At which point you decide to write your memoirs, hoping to clear space for the future, however long that is.
Maybe you've seen our movies. A chubby guy in a striped shirt whose head is a magnet for coconuts, shot puts, thrown horseshoes, upside-down urns, buckets of water. A thin man in a graduation cap and tweeds who is afraid of everything but his partner. Carter and Sharp, briefly the number-one box office draw in the country, now an answer to back-of-the-magazine quizzes. I don't think we even show up on late-night television these days. In the 1940s, you couldn't avoid us. We made twenty-eight movies in thirteen years, every one a love story, no matter what anybody says. We were two guys who so obviously belonged together you never had to wonder whether we'd end up arm-in-arm by the final frame: of course we would, we always did. Even with Astaire and Rogers, you had to wonder. Not with us.
Here's What You Do
His regular straight man turned up drunk, is how it started. I was a young man backstage of the Minneapolis Pantages Theater in the second year of the country's Great Depression and the third of my own. It was 1931, and I was a vaudevillian, though vaudeville was dying. I hardly noticed. Everything was dying: it was hard to figure out what would rise from the ashes, and what was sputtering out for good.
I'd been summoned to Minneapolis to sub for a Dutch comic with a bum appendix. When I arrived, the stage manager handed me a bright red wig that smelled like the tail of a golden retriever. I painted freckles on my face and went on in a borrowed checkered jacket. I looked demented, not Dutch, and told jokes in my usual mournful way.
Some audiences liked the deadpan delivery. Not this one. I could hear several hundred programs opening, several hundred fingers sliding down the bill to see who was next; I could feel the damp leavings of several hundred sighs of boredom, puffed up from the house one at a time to pop like bubbles on my cheek. So it wasn't a surprise when I stepped off the stage and the manager handed me my publicity photos, which was how you got fired in vaudeville.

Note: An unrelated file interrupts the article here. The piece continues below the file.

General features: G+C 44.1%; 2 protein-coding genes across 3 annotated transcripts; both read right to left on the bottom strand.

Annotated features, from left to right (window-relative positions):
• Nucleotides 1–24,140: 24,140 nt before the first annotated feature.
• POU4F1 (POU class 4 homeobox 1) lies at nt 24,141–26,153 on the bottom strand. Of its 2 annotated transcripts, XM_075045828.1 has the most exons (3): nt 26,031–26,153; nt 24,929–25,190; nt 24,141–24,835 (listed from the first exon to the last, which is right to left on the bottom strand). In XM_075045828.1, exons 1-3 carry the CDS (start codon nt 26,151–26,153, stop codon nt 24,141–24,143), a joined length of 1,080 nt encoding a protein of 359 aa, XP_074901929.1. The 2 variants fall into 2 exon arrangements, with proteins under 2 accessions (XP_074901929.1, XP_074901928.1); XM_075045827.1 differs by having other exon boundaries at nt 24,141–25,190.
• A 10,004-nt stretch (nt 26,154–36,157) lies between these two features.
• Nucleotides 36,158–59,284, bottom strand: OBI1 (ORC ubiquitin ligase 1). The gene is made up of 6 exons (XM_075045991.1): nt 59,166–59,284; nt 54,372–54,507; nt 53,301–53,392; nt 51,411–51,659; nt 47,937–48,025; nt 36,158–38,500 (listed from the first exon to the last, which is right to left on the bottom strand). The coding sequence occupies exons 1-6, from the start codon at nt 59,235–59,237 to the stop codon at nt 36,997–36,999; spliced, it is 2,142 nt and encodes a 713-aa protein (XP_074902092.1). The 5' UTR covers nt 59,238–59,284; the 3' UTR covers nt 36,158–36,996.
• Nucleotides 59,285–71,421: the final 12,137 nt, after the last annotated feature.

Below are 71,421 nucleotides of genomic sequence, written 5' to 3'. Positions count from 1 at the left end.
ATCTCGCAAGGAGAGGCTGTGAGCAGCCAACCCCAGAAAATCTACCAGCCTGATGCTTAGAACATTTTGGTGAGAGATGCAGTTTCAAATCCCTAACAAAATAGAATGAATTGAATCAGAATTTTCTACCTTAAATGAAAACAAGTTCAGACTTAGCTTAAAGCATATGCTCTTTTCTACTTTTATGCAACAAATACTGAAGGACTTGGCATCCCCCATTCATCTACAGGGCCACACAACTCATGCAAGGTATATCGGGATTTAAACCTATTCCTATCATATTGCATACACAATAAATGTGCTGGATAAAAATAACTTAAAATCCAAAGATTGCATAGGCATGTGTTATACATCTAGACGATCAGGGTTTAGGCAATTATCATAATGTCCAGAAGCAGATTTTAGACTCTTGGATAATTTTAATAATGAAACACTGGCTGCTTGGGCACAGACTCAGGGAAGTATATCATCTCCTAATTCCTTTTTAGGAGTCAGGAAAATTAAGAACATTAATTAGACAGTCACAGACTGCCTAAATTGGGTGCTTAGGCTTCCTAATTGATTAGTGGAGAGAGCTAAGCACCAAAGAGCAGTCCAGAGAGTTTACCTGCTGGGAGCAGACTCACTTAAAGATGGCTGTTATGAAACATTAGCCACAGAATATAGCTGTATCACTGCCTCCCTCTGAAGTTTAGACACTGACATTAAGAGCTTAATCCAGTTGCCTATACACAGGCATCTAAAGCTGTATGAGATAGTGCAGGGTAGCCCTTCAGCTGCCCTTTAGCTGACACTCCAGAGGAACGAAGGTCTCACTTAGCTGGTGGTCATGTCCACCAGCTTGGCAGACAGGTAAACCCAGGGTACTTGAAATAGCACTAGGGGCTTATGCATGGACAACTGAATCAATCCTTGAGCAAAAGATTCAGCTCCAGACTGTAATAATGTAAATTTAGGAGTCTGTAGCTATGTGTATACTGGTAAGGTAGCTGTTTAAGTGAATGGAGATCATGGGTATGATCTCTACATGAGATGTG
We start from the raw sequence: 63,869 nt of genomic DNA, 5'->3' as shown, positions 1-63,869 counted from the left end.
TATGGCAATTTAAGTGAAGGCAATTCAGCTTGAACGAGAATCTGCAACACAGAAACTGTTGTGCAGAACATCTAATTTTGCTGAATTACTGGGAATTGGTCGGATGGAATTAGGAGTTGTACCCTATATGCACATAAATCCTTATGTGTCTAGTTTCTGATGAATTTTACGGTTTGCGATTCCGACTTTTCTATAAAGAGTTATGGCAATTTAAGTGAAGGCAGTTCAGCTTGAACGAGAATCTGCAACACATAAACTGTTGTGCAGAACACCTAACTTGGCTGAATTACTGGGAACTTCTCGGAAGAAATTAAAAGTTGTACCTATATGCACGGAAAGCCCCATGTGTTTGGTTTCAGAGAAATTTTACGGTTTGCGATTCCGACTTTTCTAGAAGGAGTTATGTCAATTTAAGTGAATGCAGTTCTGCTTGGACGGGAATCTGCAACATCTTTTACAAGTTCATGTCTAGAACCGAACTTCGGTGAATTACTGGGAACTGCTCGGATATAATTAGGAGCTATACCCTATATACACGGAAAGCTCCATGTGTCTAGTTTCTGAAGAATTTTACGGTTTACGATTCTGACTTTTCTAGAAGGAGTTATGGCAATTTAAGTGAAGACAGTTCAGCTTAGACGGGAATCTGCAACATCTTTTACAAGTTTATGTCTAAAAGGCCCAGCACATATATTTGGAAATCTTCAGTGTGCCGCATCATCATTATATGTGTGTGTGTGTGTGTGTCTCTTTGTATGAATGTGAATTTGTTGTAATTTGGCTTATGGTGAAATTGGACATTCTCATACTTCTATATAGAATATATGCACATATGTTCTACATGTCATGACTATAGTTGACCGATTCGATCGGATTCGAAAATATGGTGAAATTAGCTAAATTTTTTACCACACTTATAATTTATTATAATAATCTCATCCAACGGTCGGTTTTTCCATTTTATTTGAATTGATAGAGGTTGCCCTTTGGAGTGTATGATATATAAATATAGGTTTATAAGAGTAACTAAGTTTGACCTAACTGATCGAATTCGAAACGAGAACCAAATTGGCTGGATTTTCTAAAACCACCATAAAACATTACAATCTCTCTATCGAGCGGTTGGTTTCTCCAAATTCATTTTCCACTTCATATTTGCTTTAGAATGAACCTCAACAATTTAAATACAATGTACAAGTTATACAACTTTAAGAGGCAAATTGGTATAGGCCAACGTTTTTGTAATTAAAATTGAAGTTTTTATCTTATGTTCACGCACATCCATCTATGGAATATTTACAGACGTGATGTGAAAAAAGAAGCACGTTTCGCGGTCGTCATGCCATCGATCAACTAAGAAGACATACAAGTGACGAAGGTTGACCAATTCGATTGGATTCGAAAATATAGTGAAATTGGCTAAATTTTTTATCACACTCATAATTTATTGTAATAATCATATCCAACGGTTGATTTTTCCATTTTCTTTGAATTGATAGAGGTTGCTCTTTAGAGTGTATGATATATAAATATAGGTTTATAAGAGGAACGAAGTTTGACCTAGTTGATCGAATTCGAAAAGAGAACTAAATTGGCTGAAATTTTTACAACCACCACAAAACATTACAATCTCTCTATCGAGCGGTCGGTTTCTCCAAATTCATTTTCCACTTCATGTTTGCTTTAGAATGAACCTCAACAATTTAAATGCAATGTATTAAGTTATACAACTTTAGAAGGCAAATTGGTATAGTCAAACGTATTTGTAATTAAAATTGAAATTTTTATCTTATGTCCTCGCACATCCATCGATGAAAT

He was a parsnippy-looking guy, scraped and pale, but he wasn't heartless. He saw the look on my face. "Listen, kid," he said. "God never closes a door without opening a window."
Good news if you're a bird. I was twenty years old and out of work; I believed that if God opened a window, He meant me to jump. A flash act had taken over the stage, a bunch of pretty girls dancing as they warbled some song about the weather: they predicted rain, and wore cellophane slickers and carried mustard-colored umbrellas, which, of course, they twirled.
I rolled up my pictures and stuffed them in my jacket pocket. Then I felt a finger tapping my shoulder.
My first impression was of an overwhelming plaidness. The guy's suit looked like a worked-over full-color crossword puzzle, smudged and guaranteed to give you a headache. His face was worse: he'd applied his makeup in the dark, apparently, pancake layered on so thick you could've stuck candles in it, rouge smeared in the neighborhood of his cheeks. I couldn't tell what he really looked like. Heavy. Snub nosed. Agitated. Still tapping me with one hand, rubbing his stomach with the other. Behind him, a sharp-faced man was vomiting into a lady's purse.
"You a straight man?" the tapping guy asked.
"Sure," I said. Of course I was. I was whatever he needed. If he'd been short a poodle for his trained-dog act, I would have dropped to the ground and wagged my tail.
"You know the Swiss Cheese Bit?"
He continued to tap my shoulder. Suddenly I reached up and snagged the offending finger with one fist. I was an Iowa boy. I knew how to catch pests. I could feel his finger wiggle in my hand, trying to tickle my lifeline.
Excerpted from Niagara Falls All Over Again by Elizabeth McCracken Copyright 2001 by Elizabeth McCracken. Excerpted by permission of Dell, a division of Random House, Inc. All rights reserved. No part of this excerpt may be reproduced or reprinted without permission in writing from the publisher.
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